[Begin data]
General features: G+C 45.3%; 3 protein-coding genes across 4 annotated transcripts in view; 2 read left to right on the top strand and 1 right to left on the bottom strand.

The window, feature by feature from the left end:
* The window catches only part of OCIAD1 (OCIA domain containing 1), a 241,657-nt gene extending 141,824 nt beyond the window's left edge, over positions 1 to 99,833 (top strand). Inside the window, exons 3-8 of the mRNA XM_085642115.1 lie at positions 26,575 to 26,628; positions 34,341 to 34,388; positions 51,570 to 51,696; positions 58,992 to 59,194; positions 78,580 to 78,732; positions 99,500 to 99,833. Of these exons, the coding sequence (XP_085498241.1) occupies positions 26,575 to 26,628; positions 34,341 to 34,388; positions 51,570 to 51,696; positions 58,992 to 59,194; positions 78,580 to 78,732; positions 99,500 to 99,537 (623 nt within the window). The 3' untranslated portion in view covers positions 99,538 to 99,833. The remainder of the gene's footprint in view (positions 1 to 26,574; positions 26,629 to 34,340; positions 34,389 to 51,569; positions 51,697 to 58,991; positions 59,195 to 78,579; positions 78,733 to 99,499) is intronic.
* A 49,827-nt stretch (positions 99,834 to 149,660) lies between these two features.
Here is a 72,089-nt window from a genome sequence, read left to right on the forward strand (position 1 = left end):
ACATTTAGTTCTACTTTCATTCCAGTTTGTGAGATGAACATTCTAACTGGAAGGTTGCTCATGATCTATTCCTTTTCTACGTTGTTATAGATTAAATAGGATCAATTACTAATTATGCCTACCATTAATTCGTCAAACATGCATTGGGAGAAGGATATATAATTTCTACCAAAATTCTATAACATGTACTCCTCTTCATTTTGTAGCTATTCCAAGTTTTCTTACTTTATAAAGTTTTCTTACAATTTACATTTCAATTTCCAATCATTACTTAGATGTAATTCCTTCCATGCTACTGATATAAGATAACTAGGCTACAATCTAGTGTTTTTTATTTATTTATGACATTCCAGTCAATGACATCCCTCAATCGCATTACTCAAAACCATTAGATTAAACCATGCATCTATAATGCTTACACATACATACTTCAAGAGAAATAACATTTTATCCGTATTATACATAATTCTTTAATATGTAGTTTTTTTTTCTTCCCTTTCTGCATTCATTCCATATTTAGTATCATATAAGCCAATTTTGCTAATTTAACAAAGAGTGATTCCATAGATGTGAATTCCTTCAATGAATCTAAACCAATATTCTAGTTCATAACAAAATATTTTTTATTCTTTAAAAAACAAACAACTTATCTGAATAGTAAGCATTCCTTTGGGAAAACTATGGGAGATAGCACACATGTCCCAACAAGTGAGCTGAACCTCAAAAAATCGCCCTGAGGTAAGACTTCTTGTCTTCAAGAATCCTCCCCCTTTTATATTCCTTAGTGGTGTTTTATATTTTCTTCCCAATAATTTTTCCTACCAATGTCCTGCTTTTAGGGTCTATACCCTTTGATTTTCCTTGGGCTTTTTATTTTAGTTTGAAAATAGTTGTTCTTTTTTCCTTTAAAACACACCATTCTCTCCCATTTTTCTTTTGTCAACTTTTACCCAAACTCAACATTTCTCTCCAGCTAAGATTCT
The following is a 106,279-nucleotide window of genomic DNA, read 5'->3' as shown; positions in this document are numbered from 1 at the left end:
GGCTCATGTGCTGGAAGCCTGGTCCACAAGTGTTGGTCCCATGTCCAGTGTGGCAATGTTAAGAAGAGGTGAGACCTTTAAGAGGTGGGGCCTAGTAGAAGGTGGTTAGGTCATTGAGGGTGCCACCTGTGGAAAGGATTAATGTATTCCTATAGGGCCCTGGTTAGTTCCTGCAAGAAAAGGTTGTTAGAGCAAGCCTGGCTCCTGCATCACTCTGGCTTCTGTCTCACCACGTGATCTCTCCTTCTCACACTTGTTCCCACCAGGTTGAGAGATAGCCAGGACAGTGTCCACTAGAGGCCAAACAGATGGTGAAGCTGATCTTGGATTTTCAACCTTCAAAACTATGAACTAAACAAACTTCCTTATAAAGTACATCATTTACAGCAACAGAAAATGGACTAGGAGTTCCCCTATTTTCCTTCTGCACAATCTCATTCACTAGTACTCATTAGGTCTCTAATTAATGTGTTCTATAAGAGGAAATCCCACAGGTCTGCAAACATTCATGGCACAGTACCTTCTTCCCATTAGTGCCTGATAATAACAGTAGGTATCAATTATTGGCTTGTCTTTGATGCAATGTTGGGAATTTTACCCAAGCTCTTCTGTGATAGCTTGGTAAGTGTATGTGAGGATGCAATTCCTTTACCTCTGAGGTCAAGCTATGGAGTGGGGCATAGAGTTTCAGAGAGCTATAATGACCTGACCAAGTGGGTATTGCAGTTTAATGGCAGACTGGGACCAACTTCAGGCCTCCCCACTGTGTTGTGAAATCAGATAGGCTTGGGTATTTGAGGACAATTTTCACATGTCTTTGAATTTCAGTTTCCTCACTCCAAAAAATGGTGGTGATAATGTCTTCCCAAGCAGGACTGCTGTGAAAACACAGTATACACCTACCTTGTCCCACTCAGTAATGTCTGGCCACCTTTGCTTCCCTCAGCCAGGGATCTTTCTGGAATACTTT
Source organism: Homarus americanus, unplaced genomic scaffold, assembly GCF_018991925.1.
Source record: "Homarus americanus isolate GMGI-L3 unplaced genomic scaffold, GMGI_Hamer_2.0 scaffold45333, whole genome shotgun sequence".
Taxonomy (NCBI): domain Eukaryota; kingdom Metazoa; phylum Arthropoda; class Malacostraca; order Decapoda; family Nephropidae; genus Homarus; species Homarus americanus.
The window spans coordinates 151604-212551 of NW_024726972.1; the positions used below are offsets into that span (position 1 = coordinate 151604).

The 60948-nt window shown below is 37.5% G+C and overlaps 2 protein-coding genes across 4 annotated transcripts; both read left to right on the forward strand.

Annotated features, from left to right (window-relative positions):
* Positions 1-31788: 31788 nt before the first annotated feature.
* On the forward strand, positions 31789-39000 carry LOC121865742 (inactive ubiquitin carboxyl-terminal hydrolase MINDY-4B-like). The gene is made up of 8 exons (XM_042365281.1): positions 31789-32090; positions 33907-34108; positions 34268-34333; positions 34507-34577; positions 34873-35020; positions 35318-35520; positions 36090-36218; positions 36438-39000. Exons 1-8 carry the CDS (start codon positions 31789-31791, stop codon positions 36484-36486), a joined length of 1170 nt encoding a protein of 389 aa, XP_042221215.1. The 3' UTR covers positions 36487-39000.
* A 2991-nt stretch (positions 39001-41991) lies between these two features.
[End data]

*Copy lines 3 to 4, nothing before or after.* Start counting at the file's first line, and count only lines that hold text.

* The window catches only part of OCIAD1 (OCIA domain containing 1), a 241,657-nt gene extending 141,824 nt beyond the window's left edge, over positions 1 to 99,833 (top strand). Inside the window, exons 3-8 of the mRNA XM_085642115.1 lie at positions 26,575 to 26,628; positions 34,341 to 34,388; positions 51,570 to 51,696; positions 58,992 to 59,194; positions 78,580 to 78,732; positions 99,500 to 99,833. Of these exons, the coding sequence (XP_085498241.1) occupies positions 26,575 to 26,628; positions 34,341 to 34,388; positions 51,570 to 51,696; positions 58,992 to 59,194; positions 78,580 to 78,732; positions 99,500 to 99,537 (623 nt within the window). The 3' untranslated portion in view covers positions 99,538 to 99,833. The remainder of the gene's footprint in view (positions 1 to 26,574; positions 26,629 to 34,340; positions 34,389 to 51,569; positions 51,697 to 58,991; positions 59,195 to 78,579; positions 78,733 to 99,499) is intronic.
* A 49,827-nt stretch (positions 99,834 to 149,660) lies between these two features.